The Real Nightmare
A day or two before Christmas I was in bed, struggling to sleep. As often happens during those hours, I thought about some of the crap for which I am responsible. A particular horror is the memory of my son’s reaction when his mother and I told him we would be divorced.
He was in kindergarten at the time, and we were sitting at the dinner table. We told him we would no longer be married, and his mom and dad would live in separate houses. His immediate reaction was to close his eyes and shake his head “no.” He leaned back in his chair and tilted his head toward the ceiling, eyes still closed.
We told him that we both loved him, that we would both take care of him, and that none of this was his fault. I have no idea whether or not he even heard that part.
That is the single most terrible memory I have, and that night, right before Christmas, I couldn’t get it out of my head. I thought about the fact that my son can never again know his world is whole. He spends every Christmas day--his entire life, really--in two different places. He is either with his mom or his dad, and almost never both. There is absolutely nothing I can ever do to change that, and, in fact, I am the primary cause.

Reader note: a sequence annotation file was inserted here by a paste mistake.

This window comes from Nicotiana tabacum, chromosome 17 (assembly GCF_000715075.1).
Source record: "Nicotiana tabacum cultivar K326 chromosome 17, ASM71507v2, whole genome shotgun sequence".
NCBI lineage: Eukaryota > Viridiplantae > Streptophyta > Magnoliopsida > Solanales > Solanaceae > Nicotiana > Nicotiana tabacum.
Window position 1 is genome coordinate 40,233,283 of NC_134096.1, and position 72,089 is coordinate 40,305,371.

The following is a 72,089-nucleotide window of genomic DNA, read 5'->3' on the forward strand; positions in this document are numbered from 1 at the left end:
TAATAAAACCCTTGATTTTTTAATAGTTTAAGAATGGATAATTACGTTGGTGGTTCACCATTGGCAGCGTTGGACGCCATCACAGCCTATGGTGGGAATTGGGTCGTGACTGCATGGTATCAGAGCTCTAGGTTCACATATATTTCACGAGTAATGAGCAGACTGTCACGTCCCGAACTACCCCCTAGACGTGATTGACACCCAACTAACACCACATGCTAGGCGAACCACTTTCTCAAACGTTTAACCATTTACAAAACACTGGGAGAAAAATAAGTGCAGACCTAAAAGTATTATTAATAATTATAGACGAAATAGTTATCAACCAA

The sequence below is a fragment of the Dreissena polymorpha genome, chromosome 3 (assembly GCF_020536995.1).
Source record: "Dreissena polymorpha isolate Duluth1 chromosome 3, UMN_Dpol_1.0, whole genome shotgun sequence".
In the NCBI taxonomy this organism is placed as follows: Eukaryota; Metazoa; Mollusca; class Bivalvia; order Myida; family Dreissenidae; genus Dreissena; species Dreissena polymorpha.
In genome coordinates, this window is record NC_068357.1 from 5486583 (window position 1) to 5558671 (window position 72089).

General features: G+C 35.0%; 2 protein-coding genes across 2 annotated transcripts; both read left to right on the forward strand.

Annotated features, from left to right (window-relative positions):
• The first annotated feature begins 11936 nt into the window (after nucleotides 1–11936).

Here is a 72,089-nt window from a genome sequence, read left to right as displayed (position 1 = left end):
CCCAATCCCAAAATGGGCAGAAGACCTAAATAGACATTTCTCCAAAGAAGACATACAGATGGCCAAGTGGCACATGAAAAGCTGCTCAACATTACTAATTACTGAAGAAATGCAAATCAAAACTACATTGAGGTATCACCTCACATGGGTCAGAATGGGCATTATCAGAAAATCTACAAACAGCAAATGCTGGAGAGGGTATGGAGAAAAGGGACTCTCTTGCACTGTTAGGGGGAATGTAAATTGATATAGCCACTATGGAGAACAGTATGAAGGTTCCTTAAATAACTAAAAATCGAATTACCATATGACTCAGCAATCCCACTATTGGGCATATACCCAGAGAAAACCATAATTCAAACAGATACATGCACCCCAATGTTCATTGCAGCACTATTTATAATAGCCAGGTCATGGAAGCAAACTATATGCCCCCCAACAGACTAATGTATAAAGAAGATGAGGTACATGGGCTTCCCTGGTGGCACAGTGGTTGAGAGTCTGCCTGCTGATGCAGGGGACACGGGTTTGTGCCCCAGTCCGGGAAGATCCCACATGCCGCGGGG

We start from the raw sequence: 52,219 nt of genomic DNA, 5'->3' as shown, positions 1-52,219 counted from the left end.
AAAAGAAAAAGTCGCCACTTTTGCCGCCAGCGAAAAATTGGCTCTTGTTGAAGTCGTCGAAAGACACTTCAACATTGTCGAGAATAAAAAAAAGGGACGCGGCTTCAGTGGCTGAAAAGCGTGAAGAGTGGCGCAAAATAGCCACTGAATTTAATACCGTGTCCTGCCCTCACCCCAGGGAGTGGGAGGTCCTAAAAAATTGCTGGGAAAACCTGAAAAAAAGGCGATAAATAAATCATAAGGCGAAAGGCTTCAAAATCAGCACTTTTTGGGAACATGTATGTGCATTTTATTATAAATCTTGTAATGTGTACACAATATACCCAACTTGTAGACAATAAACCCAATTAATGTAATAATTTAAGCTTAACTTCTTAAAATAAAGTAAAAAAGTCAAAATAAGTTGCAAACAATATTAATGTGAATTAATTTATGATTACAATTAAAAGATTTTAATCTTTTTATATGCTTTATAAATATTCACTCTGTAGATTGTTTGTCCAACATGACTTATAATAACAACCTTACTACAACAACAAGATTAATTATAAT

I felt more self-loathing and depression than I have in a long time. It had an effect on my spirit that lasted for days. It isn’t something that I can tell my wife, though, because she immediately fears that I am missing my first wife. The marriage is over; I don’t miss it. What I miss is my son’s security and contentment in knowing that his world is complete.
I hate the feeling that comes with imagining and reliving my son’s anguish, but I have only myself to blame.